He was then assigned to France Field, Panama for a two-year tour, as operations officer and commanding officer of the 24th Pursuit and 7th Observation Squadrons, respectively. He returned to Langley Field on 25 June 1932, as commanding officer of the 33d Pursuit Squadron, followed by assignments as intelligence and operations officer of the 8th Pursuit Group. In 1934 he commanded a sector of the Eastern Zone of Army Air Corps Mail Operation, responsible for Air mail operations on routes between Newark, New Jersey; Cleveland, Ohio; St. Louis, Missouri; and Memphis, Tennessee.

From September 1936 to June 1937, he attended the Air Corps Tactical School at Maxwell Field, Alabama, followed in 1937-1938 by the Command and General Staff School at Fort Leavenworth, Kansas. His next assignment was to Selfridge Field, Michigan with the 1st Pursuit Group, where he commanded its 94th Pursuit Squadron. On 1 February 1940, he was promoted to lieutenant colonel and named commander of the 31st Pursuit Group, newly activated at Selfridge.

George commanded an aircraft-ferrying flight to Panama via Mexico and Central America, exactly 20 years after he had flown a DeHaviland plane to the Pacific Coast and return to New York in an early-day transcontinental reliability test flight.

Ceremony at Camp Murphy in Rizal marking the induction of the Philippine Army Air Corps into the U.S. Army on 15 August 1941. George is second from left in the rank behind Gen. Douglas MacArthur.

On 4 May 1941, Brig. Gen. Henry B. Clagett arrived at Manila in the Philippines to command the newly created Philippine Department Air Force. George, promoted to colonel on 9 October 1940, accompanied him as his chief of staff. As the War Department belatedly attempted to expand the defenses in the Philippines, the air forces evolved first into the Air Force, United States Army Forces Far East in August, and then into the Far East Air Force in November 1941. Clagett was named commander of the 5th Interceptor Command (Provisional) and George remained as his chief of staff after a short stint as head of supply for FEAF. When Clagett was sent to Australia in mid-December, George inherited the pursuit command, and when Brereton and a small staff also left on 24 December, George became de facto commander of the remaining Army aviation units and personnel.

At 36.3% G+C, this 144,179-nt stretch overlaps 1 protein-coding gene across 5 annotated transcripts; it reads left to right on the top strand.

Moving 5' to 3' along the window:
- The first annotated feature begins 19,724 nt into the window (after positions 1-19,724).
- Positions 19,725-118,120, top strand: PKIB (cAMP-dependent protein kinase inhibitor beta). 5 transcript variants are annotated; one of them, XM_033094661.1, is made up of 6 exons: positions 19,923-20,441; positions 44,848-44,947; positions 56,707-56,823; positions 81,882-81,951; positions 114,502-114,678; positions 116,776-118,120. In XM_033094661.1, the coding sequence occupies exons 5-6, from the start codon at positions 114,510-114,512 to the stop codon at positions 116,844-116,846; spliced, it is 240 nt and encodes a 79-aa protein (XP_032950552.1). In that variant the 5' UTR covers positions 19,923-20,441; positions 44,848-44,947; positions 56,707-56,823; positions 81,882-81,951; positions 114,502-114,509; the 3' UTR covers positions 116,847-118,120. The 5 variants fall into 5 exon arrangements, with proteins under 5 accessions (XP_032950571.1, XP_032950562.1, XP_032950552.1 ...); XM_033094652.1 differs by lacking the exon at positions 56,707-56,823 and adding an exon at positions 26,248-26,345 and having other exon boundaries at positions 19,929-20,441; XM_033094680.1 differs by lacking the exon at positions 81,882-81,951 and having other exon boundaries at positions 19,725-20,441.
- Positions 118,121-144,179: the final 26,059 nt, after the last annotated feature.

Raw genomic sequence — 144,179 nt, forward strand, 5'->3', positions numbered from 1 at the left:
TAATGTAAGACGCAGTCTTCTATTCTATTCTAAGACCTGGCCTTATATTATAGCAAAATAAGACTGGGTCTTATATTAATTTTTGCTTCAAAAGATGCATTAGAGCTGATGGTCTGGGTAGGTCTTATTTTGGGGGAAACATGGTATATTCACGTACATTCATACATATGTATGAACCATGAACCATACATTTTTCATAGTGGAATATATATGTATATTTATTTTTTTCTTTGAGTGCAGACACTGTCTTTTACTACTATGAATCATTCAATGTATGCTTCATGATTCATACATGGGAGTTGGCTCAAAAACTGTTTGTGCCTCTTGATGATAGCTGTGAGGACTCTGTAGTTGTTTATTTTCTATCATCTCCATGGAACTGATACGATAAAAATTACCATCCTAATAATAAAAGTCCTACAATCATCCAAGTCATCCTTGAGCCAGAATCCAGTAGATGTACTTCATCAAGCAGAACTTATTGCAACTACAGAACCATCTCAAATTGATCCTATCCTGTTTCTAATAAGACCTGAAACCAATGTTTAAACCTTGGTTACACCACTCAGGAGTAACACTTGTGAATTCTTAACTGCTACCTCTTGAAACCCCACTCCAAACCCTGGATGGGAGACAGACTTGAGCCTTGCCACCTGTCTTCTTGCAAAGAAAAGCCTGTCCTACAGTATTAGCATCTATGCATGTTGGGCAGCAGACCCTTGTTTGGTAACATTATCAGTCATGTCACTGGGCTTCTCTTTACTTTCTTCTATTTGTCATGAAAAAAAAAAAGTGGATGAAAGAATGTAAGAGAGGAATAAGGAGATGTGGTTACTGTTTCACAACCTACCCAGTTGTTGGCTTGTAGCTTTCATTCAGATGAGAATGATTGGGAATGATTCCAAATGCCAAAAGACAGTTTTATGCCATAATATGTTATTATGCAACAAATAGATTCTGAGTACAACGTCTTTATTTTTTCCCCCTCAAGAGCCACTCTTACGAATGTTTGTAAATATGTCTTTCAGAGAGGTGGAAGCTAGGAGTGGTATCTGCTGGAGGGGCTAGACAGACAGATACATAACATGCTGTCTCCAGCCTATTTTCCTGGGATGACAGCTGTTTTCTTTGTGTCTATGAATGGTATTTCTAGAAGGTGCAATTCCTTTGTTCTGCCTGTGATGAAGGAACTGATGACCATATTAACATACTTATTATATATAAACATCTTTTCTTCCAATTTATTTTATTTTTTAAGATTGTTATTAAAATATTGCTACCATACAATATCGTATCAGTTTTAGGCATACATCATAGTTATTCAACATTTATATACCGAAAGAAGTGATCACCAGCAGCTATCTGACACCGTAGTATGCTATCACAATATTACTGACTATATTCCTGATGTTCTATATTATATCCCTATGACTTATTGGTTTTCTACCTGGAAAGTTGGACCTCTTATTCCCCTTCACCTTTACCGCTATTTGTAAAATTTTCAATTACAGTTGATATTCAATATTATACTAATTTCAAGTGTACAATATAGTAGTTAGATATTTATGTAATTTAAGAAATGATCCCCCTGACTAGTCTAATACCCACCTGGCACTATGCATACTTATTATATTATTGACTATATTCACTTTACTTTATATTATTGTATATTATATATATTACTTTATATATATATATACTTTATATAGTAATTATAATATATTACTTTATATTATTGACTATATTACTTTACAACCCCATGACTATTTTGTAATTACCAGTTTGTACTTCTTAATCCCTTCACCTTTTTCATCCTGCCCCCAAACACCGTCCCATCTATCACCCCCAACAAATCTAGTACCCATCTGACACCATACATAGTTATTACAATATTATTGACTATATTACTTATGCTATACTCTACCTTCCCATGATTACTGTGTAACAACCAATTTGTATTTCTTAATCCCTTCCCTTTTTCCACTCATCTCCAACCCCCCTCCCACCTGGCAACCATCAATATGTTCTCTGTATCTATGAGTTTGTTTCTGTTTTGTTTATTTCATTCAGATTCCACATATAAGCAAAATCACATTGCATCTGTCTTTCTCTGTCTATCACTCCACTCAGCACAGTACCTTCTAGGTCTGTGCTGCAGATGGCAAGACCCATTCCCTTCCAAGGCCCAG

He was promoted to brigadier general on 25 January 1942, and made his command post at Mariveles on the Bataan peninsula. On 11 March 1942, he was evacuated from Corregidor by PT boat along with Gen. Douglas MacArthur. General George was awarded the Silver Star for his actions on Corregidor.

Death on duty[edit]

George was died as a result of a ground accident at Batchelor Field, southeast of Darwin, Australia in late April 1942. George had just arrived at Batchelor on a Lockheed C-40 and was standing near it, when the pilot of a Curtiss P-40 Warhawk of the 49th Fighter Group lost directional control on takeoff. The Warhawk collided with the C-40, causing a shower of debris. A wheel from the P-40 reportedly struck George in the head. A junior officer and a US war correspondent, Melvin Jacoby, also died as a result of the same incident.[3]

Although George received immediate medical attention, including treatment by Lt Lawrence Braslow (US Army Medical Corps), he died the following day.[3] His body was returned to the US and buried at Arlington National Cemetery on 26 May 1942.[4]

The USAAF opened George Army Airfield, a flying training base at Lawrenceville, Illinois, in August 1942. The base was declared surplus in September 1945 and sold. Victorville Air Force Base, California, was renamed George Air Force Base in George's honor in June 1950.[1]

See also[edit]


  1. ^ a b c d "Harold George". theaerodrome.com. Retrieved 17 June 2010.
  2. ^ American Aces of World War I. p. 78.
  3. ^ a b General Hal George, 2nd Lt. Robert D. Jasper, & War Correspondent Mel Jacobt Killed in a Kittyhawk Ground Accident at Batchelor Airfield on 29 April 1942
  4. ^ Burial Detail: George: Harold H (Site 9, Grave 5952-WS) – ANC Explorer